Margaret agonized over the faith of her grandchildren. She was concerned, because it didn’t seem that her children were as deeply connected to the church as she would have liked them to be. And they lived so far away. One of her sons lived in Pennsylvania and the other in Germany. Her three daughters were spread across the country, one in Washington, one in Colorado, and one in Florida. And Margaret lived in Arizona. How could she do anything to enrich the faith of her children and her grandchildren? She’d done what she could in raising her own children. Oh, there were mistakes, but faith had been important, if not central to the way she had raised her children. And not in a restrictive and confining way, but a freeing and open way so that faith might be a center for them wherever their path in life led them.
But as Margaret watched her children begin careers and raising families, she wasn’t certain that faith was as deeply rooted in them as she would have liked it to be. She wasn’t certain that her grandchildren were being surrounded and nurtured by faith in the way she would have likes. And she knew how terribly busy here children’s lives were – their careers included doctor, lawyer, research scientist, college professor and corporate manager. She was proud of them. They were all successful in their careers, and their children were involved in all kinds of enriching activities. But this grandmother worried that faith was being boxed off into a tiny corner of their lives. And she wanted to do something —for her children, but especially for her grandchildren.
Jesus is nearing the end of his earthly ministry in our gospel lesson today. And He is concerned about his disciples. He knows the difficulties they face—how the world will be against them and against the faith in God they have learned from him. He wants them to be as connected to God in their faith as he is one with the Father. And so, he prays for his disciples. He acknowledges that they belong to God, and were given to his care, and that he has taught them. He does not pray here for the whole world, but for these followers whom the Father has given to his care. But he is not going to be with them in the same way any more – they will be on their own – and so he asks the Father to protect them and guard them from the evil one. And then he asks God to sanctify them – to make them holy – or (as one translation puts it) “make them completely your own.”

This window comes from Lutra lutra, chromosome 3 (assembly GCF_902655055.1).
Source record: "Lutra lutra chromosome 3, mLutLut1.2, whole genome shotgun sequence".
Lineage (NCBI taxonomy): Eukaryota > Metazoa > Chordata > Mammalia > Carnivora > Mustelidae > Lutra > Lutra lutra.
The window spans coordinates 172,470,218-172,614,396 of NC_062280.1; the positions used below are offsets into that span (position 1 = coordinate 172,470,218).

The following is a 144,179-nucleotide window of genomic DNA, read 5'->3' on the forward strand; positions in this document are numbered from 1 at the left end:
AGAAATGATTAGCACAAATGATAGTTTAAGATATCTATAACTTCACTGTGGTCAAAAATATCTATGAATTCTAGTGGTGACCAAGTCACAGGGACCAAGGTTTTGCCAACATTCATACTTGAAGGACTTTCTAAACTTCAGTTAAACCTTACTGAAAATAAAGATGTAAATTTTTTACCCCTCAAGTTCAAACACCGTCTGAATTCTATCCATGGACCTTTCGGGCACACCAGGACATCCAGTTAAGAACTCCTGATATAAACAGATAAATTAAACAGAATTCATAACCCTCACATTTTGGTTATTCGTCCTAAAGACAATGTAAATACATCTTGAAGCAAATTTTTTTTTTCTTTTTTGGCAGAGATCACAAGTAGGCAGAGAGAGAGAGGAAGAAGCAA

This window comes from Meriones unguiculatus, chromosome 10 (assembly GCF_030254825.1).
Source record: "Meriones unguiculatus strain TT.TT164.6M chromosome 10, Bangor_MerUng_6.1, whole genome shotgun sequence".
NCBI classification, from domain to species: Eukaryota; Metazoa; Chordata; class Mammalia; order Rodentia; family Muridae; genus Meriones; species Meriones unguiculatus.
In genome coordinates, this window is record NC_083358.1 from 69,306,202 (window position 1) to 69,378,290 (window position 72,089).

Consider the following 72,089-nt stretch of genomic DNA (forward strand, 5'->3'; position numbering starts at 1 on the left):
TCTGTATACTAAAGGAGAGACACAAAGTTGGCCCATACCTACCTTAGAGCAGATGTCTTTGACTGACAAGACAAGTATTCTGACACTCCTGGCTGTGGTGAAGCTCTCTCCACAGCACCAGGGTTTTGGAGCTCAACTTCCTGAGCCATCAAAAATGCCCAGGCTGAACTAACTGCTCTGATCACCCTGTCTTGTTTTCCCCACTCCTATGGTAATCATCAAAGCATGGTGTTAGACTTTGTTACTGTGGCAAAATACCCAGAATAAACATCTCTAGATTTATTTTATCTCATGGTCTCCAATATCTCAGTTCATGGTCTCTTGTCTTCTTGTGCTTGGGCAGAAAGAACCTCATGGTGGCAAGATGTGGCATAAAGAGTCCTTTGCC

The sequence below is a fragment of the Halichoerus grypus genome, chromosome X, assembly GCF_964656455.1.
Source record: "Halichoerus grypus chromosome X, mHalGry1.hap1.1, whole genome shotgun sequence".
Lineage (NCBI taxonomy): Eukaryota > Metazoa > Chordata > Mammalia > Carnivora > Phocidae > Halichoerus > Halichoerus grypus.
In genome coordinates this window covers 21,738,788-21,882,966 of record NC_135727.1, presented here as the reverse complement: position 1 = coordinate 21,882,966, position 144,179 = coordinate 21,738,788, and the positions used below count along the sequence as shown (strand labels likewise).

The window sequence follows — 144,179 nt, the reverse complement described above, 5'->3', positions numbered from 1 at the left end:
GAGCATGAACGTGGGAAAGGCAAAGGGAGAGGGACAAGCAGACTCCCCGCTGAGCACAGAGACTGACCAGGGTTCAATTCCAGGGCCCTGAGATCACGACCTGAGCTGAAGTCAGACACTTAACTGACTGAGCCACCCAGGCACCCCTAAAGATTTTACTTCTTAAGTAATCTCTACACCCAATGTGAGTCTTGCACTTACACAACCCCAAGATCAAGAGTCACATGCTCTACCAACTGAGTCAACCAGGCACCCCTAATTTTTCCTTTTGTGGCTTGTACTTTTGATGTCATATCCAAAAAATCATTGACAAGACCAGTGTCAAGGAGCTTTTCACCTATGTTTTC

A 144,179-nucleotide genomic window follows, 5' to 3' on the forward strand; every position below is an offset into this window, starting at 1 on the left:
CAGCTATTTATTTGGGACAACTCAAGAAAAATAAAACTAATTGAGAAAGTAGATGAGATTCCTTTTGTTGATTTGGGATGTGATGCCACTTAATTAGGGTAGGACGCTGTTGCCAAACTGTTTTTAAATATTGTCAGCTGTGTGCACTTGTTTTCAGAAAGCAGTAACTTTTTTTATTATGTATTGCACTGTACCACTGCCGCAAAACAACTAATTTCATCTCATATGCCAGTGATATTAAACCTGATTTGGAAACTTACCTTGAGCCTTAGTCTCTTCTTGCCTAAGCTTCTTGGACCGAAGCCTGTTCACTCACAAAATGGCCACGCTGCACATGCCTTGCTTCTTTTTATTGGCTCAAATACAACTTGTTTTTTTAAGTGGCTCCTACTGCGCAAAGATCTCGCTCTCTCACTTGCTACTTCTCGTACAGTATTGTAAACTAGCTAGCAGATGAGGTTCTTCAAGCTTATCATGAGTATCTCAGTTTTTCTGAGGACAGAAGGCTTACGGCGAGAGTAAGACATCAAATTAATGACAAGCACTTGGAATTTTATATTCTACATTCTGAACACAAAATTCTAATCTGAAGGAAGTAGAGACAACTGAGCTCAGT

Margaret is very much in the place that Jesus was with his disciples when he prayed this prayer. She has been given children – God gave them to her – they did not belong to her – they belonged to God, and God placed them in her care. She prays that the world might be a safe place for her children and grandchildren; but she also prays for her family because they are the ones God has placed in her care. But she is not with them – not with her children any more – and not with her grandchildren as they grow. So, this grandmother does what she can. She prays.